Well I don’t have to tell you that times have changed. Now we have broadband Internet, Google Drive, Netflix, YouTube, Facebook, high speed routers, smartphones, Roku…you name it. We’ve been online 24/7 for years.
The main difference between local computing and cloud computing is the way you do stuff – write, calculate, store photos. If you still do that on your home computer you are a local user. If you do it through a Web browser you are a cloud user.
My grandkids are cloud users for sure. Their school provides them with a Google account and GSuite – a bunch of calculation, writing and communication apps they use through Google Chrome. They can work anywhere, on any computer – even a cellphone if Dad lets them.
In Grandpa’s case, it’s a bit more complicated. Things like this blog have to be cloud-based – I don’t want to host an Internet server in my house. We store our email on the provider’s servers.
But I don’t use a cloud model for photography. I still download my photos to my main desktop and back them up locally. I upload what I need to my website or to Google Drive. The main reason for this is I have a lot of photos and my upload speed to the cloud is very slow compared to download, Each photo would take a couple of seconds to upload and that is a lot if you have a couple of hundred to store.
I also prefer to use my own software to write documents, do calculations and – to a much lesser extent now – make slide presentations.
Do I anticipate a move totally to cloud computing in my future? Never say never I guess. But right now I believe that I get faster speeds and more security by keeping things local. It will take quite a massive increase in upload speed before storage on a remote server can match the speed of a hard drive, let alone a solid-state drive.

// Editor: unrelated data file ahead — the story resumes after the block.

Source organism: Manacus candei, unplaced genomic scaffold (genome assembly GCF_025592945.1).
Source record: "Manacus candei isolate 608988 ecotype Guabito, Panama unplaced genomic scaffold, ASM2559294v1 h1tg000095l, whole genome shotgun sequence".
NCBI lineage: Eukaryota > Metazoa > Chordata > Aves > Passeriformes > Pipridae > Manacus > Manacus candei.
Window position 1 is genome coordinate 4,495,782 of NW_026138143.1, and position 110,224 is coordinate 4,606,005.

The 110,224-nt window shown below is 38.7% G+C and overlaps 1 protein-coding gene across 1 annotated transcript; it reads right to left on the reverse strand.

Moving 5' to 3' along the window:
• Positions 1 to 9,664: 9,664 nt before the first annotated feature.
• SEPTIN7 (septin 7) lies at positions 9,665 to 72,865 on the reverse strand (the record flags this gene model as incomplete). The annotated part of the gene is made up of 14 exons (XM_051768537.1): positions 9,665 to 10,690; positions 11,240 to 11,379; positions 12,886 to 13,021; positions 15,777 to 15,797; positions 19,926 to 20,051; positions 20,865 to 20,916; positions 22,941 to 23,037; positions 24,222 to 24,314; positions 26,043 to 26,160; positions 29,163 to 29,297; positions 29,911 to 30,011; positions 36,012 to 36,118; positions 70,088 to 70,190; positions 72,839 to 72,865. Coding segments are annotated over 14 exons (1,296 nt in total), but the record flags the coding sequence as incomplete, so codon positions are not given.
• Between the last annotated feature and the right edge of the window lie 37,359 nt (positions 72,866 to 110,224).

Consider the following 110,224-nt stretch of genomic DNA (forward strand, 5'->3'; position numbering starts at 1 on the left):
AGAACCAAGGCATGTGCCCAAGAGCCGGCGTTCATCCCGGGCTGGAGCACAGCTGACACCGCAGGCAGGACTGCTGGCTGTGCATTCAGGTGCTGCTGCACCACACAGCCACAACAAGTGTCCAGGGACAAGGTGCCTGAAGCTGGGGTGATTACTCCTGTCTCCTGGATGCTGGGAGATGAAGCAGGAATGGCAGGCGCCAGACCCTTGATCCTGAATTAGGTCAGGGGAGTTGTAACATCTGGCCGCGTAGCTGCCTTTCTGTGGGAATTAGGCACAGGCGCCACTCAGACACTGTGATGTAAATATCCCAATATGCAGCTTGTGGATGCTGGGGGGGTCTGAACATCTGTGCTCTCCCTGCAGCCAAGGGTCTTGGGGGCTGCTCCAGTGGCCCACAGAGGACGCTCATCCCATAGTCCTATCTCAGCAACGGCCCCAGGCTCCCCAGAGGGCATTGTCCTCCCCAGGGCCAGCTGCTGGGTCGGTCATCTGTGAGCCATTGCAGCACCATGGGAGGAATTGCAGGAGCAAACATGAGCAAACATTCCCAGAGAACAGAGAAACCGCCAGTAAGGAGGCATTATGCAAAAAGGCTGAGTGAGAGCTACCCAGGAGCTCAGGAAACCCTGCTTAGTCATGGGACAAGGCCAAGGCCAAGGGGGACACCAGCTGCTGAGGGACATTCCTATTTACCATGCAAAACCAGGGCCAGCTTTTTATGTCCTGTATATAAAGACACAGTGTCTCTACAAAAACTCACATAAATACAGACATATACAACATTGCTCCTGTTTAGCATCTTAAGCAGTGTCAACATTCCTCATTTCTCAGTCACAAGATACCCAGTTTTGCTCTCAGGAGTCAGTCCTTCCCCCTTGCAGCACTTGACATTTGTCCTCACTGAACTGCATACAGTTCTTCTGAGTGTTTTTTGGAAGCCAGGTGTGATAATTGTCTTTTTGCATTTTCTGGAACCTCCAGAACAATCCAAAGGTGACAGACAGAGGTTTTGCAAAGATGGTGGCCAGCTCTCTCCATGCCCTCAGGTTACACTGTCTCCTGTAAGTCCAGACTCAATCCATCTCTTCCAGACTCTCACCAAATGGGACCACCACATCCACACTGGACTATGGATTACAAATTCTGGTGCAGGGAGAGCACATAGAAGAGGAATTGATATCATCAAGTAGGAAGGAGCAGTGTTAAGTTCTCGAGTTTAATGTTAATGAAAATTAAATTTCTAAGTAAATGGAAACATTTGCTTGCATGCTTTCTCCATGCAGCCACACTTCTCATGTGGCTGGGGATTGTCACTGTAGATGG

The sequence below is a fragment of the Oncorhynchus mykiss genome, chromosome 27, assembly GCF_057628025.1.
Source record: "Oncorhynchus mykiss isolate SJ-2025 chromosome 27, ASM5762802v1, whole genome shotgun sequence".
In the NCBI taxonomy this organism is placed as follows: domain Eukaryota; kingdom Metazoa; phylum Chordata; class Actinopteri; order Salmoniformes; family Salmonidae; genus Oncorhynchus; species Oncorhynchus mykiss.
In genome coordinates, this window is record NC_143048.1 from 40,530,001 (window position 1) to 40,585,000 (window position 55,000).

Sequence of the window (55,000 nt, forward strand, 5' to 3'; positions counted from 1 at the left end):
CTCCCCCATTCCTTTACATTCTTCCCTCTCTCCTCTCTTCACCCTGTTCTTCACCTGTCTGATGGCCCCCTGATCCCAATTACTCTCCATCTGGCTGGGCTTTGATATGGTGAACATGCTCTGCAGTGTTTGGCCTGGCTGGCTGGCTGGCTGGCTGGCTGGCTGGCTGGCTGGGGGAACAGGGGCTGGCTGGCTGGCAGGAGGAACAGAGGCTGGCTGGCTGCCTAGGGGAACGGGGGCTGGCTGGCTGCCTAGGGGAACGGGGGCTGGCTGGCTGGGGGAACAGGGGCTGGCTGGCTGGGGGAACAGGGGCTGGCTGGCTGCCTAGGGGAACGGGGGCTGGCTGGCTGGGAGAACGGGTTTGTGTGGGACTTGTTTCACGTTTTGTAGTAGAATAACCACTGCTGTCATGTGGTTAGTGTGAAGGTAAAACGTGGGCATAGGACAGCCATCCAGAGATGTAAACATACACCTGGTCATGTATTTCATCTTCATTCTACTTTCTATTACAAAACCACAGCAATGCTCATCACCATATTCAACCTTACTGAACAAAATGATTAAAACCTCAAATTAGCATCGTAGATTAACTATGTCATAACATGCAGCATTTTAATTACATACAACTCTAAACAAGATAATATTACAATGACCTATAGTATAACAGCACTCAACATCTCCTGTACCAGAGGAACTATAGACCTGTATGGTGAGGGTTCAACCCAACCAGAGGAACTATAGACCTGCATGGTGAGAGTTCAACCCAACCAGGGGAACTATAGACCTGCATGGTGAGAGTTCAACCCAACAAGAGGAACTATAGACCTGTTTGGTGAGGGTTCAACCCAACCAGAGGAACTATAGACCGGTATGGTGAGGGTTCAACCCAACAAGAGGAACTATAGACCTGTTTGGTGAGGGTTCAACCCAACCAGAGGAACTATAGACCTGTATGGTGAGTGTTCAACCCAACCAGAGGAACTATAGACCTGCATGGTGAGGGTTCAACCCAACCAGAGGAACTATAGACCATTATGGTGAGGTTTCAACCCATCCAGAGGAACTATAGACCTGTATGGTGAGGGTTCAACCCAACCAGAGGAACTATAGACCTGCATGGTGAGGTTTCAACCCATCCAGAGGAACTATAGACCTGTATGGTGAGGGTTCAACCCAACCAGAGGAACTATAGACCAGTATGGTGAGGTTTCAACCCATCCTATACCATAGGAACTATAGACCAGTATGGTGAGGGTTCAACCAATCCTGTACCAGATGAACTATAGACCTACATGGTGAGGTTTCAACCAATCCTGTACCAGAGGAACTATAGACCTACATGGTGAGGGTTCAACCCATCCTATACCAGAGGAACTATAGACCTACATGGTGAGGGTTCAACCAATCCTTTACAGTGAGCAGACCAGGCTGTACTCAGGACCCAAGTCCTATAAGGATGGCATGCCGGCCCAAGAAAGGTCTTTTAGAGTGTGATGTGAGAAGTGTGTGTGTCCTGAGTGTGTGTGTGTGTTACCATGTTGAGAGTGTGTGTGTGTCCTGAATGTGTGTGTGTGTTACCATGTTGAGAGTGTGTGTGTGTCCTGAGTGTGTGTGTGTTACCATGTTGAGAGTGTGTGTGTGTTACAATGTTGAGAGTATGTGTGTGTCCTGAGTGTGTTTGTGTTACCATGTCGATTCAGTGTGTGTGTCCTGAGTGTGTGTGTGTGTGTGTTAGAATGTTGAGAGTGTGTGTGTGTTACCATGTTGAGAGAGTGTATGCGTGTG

Now if we ever get speeds like some fiber-based ISPs in the US. 1Gb down, 1Gb up…hmm.
My great-uncle Eddy spent his working life shoveling coal, or wrestling with the controls of a variety of steam locomotives. When he passed away in 1956 his favorite loco was a dinosaur, on the way to the scrap heap after 40 years of service.
Uncle Eddy’s job survives today, but his fireman and brakemen are gone. The conductor doesn’t ride half a mile away at the end of the train, but sits beside the engineer. All changed, changed utterly.
I’m sorta like Uncle Eddy today – the job I had when I began 50+ years ago has gone the way of those old steam hoggers, shacks and tallowpots. I just heard that another brand I was proud to work on – Ragu – has been pulled from the shelves in Canada. In that half-century, 6 factories I worked in have closed – another has had half its lifeblood taken away and is hanging on by a thread. Its products are now marketed by a different company.
The food scientist in industry has vanished from the Canadian landscape it seems. Unless you want to work for the government, be an academic, or start your own little food company your chances of having a successful food science career in Canada are close to zero today.
Back when I was a young and aspiring scientist, it was considered a badge of honor to apply your technical knowledge to make foods, safer, better, and more convenient for the customer. Companies like General Foods had a stable of interesting brands – some venerable (Jell-O, Maxwell House) and some new and interesting (Freeze-dried coffee, Cool Whip, Shake n Bake, Tang.)
Now if you can’t make a mint, you divest the brand. Or you make a leveraged buyout or conglomerate out of the company. And above all, you centralize R&D in one country. That country is not Canada.
Sometimes I wonder if my 35 years in the industry made any difference at all in the grand scheme of things. I’ve learned a lot…how much of it applies anymore?
The above photo was taken in July 2003 – during the SARS pandemic. There were a few fans present at Skydome / Rogers Centre that day. Won’t be happening this year though.
It’s not just the Blue Jays that will experience COVID weirdness. I watched the opening day baseball game in Washington DC last night. World Series championship banner raised with no fans in the park. Vacuous player introductions. Massive home runs clanging off empty seats. No broadcasters in the park – Matt and A-Rod were in a studio with appropriate social distancing. The coaches wearing masks. Canned crowd noise – sorta like a comedy laugh track, but less stimulating.
The most exciting thing was a huge thunderstorm that washed the game out in the 6th inning – Yanks win! Yanks win!